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Malama I Ka Aina

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Malama I Ka Aina
Indigenous comes from the place itself. It means that someone or something is native to its originating place. Although there are a variety of scientific methods used in researching a topic, indigenous methods happen to be used in the cultural perspective. In the Ua Lele Ka Manu reading, researchers including Pauline Chinn and Isabella Abbott, characterized indigenous inquiry into four elements: 1) indigenous sense of place, 2) caring (malama) for places, 3) kuleana, a responsibility or privilege, or a method of learning and respect, and 4) asking questions in an appropriate manner. In addition to these four elements, they all conclude to re-establish Malama I Ka ‘Aina (“caring for the land”), sustainability, and the scientific applications …show more content…
Back when Hawaii was in pre-contact and lived a sustainable life, ancient Hawaiians lived in land divisions (from mountain to sea) called ahupua’a. This rule applied to everyone so each family can get their fair share on their resources including freshwater, fruits and vegetables, pigs, and fishpond. Although Hawaii is not as sustainable as how it used to be, it is still possible to originate to our roots of living and create a more beneficial and healthy environment for today and future generations. Thus, the parallels amongst traditional Hawaiian practices of environmental management and modern, sustainable technologies of climate change form the foundation of many of the material used in the state of Hawaii. According to the first element, indigenous sense of place is understanding where you’re from and why your home matters to you. Examples of having a sense of knowledge of your indigenous place include the food you eat, where the water comes from, and weather patterns throughout the state. Because the topic is about indigenous inquiries, it makes sense to know about your native …show more content…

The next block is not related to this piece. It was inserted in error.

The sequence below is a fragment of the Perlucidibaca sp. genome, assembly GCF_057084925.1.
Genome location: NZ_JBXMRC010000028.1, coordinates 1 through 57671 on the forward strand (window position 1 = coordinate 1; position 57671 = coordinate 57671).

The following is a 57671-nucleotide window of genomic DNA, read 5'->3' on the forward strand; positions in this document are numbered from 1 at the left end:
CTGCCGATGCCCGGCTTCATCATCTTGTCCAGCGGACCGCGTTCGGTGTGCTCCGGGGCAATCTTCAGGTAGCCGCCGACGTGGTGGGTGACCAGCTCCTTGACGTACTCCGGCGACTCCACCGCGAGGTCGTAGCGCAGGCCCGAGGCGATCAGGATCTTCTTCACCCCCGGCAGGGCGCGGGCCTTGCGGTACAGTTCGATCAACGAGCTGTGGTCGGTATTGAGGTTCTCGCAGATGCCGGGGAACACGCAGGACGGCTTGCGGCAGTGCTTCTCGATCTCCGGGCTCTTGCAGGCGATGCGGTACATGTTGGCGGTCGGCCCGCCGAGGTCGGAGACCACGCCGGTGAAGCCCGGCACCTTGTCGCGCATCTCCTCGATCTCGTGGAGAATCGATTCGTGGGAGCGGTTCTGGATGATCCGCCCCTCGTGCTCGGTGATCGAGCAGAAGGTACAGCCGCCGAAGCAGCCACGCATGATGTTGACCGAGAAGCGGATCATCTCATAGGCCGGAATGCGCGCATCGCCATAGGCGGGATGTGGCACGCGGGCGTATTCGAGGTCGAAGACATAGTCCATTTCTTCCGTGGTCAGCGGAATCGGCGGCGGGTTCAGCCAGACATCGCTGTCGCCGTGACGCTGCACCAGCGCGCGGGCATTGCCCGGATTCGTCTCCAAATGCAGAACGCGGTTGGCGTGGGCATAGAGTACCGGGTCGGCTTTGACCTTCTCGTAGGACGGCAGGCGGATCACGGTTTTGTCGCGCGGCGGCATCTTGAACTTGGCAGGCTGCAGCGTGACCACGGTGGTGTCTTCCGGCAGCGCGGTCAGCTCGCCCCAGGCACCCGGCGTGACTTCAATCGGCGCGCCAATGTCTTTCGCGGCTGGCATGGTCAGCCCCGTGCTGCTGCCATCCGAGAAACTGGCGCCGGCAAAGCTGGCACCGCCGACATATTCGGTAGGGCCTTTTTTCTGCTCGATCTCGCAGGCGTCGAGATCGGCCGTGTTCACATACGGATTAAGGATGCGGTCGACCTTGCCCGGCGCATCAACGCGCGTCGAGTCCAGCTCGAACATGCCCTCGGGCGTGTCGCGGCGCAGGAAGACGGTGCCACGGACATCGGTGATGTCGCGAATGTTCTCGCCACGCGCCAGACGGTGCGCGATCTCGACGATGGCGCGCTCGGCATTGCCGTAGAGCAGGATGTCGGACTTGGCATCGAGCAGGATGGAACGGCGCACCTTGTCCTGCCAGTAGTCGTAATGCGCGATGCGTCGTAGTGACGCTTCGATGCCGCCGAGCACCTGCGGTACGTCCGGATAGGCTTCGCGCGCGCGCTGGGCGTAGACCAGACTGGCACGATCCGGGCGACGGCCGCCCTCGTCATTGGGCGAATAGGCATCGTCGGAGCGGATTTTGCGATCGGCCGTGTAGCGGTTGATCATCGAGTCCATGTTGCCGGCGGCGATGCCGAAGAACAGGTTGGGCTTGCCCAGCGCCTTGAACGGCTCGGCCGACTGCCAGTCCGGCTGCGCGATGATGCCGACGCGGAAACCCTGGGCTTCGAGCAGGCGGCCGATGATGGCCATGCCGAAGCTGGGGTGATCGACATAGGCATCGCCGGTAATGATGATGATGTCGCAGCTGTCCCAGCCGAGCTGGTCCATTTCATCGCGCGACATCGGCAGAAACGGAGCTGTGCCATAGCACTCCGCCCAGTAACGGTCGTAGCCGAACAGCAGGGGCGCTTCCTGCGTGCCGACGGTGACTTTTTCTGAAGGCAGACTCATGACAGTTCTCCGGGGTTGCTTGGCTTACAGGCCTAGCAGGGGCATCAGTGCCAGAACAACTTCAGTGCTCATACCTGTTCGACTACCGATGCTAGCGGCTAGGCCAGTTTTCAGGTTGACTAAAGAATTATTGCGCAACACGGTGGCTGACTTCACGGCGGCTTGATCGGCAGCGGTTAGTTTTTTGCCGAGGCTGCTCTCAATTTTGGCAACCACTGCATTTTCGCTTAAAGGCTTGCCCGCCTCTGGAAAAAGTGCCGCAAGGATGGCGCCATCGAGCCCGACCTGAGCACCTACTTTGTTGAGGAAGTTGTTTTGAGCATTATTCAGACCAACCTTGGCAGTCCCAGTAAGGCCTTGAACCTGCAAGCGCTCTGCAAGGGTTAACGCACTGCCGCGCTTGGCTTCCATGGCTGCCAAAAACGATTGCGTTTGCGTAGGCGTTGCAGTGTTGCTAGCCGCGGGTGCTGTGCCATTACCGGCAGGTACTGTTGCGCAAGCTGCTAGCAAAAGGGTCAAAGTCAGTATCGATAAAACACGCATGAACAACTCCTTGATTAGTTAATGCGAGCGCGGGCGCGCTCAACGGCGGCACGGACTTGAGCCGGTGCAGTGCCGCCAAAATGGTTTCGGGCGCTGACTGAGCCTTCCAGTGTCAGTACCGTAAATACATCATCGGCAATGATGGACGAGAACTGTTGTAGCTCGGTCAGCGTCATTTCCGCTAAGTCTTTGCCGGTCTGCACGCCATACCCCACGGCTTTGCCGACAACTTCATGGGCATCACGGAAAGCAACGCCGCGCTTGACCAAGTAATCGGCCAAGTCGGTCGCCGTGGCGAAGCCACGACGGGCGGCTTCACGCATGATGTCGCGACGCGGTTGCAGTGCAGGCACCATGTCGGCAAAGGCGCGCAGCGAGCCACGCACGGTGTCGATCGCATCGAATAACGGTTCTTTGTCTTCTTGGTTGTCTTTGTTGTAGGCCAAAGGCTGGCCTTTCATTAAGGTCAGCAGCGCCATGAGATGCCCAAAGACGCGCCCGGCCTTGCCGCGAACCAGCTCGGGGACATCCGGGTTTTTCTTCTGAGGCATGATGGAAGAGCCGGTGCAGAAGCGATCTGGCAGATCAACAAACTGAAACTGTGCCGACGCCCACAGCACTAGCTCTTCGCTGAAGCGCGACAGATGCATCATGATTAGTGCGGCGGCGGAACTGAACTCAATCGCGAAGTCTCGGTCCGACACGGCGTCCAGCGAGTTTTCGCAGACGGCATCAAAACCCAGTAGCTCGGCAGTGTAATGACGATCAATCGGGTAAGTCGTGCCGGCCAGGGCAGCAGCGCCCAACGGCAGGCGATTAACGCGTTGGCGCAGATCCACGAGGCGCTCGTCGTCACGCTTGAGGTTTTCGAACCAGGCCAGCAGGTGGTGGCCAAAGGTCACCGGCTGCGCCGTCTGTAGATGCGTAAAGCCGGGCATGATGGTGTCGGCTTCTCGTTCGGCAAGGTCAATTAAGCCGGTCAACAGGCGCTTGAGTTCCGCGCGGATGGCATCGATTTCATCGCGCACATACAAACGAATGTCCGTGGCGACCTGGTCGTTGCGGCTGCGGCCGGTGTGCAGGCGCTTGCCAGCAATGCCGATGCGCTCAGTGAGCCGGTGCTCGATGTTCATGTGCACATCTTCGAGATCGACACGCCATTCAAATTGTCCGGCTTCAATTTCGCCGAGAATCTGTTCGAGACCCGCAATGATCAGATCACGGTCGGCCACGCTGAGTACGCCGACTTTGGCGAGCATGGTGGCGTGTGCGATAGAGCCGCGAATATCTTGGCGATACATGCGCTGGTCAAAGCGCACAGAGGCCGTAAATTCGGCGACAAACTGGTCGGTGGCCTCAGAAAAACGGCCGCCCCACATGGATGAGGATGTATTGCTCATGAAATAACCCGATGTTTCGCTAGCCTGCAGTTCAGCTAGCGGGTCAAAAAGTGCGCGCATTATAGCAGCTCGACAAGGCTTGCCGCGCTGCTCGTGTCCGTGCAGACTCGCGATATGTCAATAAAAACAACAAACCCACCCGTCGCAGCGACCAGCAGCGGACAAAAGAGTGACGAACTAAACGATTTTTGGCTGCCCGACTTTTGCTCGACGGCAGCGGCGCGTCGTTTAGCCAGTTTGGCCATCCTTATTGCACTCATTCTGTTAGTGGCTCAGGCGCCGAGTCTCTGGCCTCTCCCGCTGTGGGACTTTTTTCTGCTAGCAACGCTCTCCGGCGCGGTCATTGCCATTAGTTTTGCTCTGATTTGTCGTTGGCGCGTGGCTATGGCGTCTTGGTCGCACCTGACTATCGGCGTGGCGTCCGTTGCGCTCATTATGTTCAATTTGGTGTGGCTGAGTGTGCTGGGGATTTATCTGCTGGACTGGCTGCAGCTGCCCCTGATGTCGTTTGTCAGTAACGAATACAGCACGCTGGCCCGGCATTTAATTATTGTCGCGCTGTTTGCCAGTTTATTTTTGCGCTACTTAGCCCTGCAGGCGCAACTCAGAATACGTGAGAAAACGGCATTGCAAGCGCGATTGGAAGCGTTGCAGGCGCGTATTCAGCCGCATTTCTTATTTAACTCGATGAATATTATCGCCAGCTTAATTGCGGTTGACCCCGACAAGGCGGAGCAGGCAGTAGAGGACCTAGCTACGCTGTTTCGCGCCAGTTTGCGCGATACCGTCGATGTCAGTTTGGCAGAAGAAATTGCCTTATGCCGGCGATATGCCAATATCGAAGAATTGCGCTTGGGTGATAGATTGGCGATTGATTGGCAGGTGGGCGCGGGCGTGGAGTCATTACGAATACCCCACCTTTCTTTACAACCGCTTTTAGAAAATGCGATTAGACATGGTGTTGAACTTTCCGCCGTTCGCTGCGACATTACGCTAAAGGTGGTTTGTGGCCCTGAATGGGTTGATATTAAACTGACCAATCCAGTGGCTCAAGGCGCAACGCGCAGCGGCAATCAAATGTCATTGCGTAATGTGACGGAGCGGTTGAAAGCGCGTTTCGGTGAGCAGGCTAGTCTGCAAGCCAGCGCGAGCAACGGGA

The sharing of kuleana recognizes our rightfulness and facilitates the hands-on learning experience. This also serves our akua (Gods) and aumakua (ancestral gods) to maintain pono (balance) within the society. Our body of knowledge dictates how to use resources, understand Hawaii, and one that creates moral codes for the people. Because we live in the state of Hawaii, we are given the responsibility to take care of our land so the land can take care of us. Finally, asking questions in an appropriate manner shows respect to our gods since they are the creators of our home. When personally handling the inquiry, it is advised that appropriate protocols and practices should be followed to better understand the information being collected. Based on the indigenous culture, conducting inquiries in a suitable manner allows us to develop knowledge on what we’re researching and understand the scientific ideas being incorporated in the research topic. In all, these four elements conclude to the big picture of Malama I Ka ‘Aina, caring for and living in harmony with the land we live in. They all highlight the scientific aspect of indigenous methods of inquiry because of their close relationship with one another. By considering these four principles, we can achieve our goal in living in a sustainable environment for the better of

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